At first glance this campaign reminds you of the 1980s bar scene and may elicit an eye roll. But in too many parts of the world, the thirst for water and hours put into collecting it trumps political correctness. To that end, the Belgian brewer Stella Artois has partnered with Water.org to launch an eye-catching campaign to halt one of the most onerous tasks faced by women in developing nations: the hours-long daily route of hauling water, usually by foot, over long distances. The “Buy a Lady a Drink” campaign opened last week at the Sundance Film Festival in Utah.
Indeed, this cause marketing campaign is a knife in a massive gunfight as NGOs, private companies and governments try to find ways to expand access to clean water in an era of growing water scarcity. Nevertheless, more knives like that of Stella Artois’ initiative are needed. The statistics are overwhelming. At least 760 million people lack access to safe, secure and clean water. Women and children spend about 140 million hours a day collecting water. And while mobile technology has opened more economic doors, one disturbing fact is that more people worldwide own a cell phone than own a toilet. Stella Artois’ campaign, which enlists Water.org’s founders Matt Damon and Gary White, is a step in raising awareness about this massive problem.
The campaign started with Stella Artois donating US$1.2 million to the cause. The company is raising additional funds through the sales of artistic limited-edition beer glasses. Water.org says the purchase of one glass, at US$12, is enough to provide one person clean drinking water for five years. As of now the 20,000 put up for sale in the U.S. have completely sold out.
The campaign also features several videos highlighting what women and children endure in securing water for their daily needs. One of them features the story of a woman in central India who makes six trips a day on foot—time that could otherwise be spent growing crops, handcrafting goods or even making sure children complete their homework.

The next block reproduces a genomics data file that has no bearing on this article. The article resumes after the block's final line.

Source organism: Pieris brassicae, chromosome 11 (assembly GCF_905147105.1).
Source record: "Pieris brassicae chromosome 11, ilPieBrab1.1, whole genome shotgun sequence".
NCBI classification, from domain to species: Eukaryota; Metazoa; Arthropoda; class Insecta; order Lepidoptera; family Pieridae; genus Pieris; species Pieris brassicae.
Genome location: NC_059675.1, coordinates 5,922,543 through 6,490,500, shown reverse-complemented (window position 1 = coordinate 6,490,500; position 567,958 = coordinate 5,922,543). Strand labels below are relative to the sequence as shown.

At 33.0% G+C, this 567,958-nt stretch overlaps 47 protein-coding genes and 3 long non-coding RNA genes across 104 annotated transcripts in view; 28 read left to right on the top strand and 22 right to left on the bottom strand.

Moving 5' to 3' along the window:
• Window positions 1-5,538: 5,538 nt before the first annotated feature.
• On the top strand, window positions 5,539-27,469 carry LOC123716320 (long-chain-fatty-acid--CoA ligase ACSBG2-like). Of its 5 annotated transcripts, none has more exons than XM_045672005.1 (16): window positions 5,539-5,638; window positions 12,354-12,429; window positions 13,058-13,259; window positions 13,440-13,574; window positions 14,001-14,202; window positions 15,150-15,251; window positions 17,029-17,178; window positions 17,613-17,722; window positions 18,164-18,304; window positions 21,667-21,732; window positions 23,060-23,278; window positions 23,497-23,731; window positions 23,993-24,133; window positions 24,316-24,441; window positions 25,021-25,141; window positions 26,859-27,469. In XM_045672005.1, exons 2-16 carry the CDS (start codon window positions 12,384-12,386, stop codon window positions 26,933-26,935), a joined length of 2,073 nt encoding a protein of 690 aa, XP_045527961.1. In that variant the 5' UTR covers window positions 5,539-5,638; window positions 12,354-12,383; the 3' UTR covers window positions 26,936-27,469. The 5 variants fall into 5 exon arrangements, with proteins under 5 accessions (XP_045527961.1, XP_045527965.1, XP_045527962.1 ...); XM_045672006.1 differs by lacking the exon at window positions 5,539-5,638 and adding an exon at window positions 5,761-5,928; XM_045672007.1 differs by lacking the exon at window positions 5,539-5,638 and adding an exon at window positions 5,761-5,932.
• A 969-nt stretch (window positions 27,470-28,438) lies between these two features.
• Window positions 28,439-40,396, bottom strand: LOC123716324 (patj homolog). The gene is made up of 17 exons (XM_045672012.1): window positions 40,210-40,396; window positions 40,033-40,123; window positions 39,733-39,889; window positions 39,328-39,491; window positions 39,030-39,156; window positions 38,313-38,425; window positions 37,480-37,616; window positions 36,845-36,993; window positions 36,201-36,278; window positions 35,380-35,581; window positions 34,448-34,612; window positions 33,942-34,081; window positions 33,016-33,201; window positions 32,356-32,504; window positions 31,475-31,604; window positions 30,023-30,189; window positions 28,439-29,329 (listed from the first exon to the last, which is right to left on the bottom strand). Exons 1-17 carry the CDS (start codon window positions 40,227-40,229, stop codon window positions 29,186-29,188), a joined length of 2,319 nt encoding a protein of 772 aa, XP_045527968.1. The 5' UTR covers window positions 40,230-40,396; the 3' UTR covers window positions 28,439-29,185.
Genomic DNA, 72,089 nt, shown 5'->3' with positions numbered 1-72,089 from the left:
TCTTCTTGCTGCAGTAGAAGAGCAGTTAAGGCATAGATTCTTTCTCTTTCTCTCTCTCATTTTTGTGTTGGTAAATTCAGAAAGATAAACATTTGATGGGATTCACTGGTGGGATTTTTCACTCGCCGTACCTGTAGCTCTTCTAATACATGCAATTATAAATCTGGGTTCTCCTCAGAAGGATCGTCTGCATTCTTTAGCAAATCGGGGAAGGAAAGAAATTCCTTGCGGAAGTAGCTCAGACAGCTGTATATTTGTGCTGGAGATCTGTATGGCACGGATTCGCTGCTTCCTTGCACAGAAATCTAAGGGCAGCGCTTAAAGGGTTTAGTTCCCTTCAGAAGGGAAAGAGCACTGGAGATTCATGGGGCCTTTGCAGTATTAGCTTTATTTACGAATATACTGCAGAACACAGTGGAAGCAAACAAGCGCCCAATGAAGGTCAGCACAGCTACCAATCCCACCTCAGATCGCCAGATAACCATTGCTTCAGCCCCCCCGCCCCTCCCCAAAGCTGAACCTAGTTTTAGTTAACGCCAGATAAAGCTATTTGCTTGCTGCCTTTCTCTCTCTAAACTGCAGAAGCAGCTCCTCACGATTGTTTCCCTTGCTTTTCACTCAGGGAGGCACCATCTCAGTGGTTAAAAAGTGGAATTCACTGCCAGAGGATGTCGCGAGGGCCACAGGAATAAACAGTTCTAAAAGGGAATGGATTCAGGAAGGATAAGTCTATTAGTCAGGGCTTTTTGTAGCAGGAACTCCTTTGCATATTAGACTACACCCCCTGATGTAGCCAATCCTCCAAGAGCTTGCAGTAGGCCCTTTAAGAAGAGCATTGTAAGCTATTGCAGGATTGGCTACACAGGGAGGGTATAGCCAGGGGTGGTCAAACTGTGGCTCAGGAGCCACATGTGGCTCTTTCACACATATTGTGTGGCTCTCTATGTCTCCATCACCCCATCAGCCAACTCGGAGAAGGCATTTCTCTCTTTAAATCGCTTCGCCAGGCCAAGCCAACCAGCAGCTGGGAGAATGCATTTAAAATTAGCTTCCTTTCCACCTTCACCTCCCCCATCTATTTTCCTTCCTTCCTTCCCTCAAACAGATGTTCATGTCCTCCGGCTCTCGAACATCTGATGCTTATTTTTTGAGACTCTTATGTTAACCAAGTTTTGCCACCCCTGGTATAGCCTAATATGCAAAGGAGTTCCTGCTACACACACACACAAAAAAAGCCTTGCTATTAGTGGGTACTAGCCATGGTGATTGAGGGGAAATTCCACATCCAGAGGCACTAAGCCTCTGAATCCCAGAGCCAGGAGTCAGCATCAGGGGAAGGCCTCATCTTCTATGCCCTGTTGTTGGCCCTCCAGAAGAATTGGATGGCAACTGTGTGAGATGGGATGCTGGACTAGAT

Water.org already has a strong track record of providing market-based solutions to the lack of clean water worldwide. Moving beyond simply digging a well (which too frequently fail or fall into disrepair too soon after they are installed), the NGO has focused on microfinance programs that lend assistance to projects such as building private toilets to gaining access to municipal water taps. As of last fall, Water.org has invested US$10.6 million in almost 450,000 loans across nine countries. Considering the fact water scarcity is one of the biggest threats to global economic and political stability, more efforts such as this Stella Artois-Water.org partnership need to be on the drawing board.
Based in California, Leon Kaye has also been featured in The Guardian, Clean Technica, Sustainable Brands, Earth911, Inhabitat, Architect Magazine and Wired.com. He shares his thoughts on his own site, GreenGoPost.com. Follow him on Twitter and Instagram.
Image credit: Water.org
Leon Kaye has written for 3p since 2010 and become executive editor in 2018. His previous work includes writing for the Guardian as well as other online and print publications. In addition, he's worked in sales executive roles within technology and financial research companies, as well as for a public relations firm, for which he consulted with one of the globe’s leading sustainability initiatives. Currently living in Central California, he’s traveled to 70-plus countries and has lived and worked in South Korea, the United Arab Emirates and Uruguay.
Leon’s an alum of Fresno State, the University of Maryland, Baltimore County and the University of Southern California's Marshall Business School. He enjoys traveling abroad as well as exploring California’s Central Coast and the Sierra Nevadas.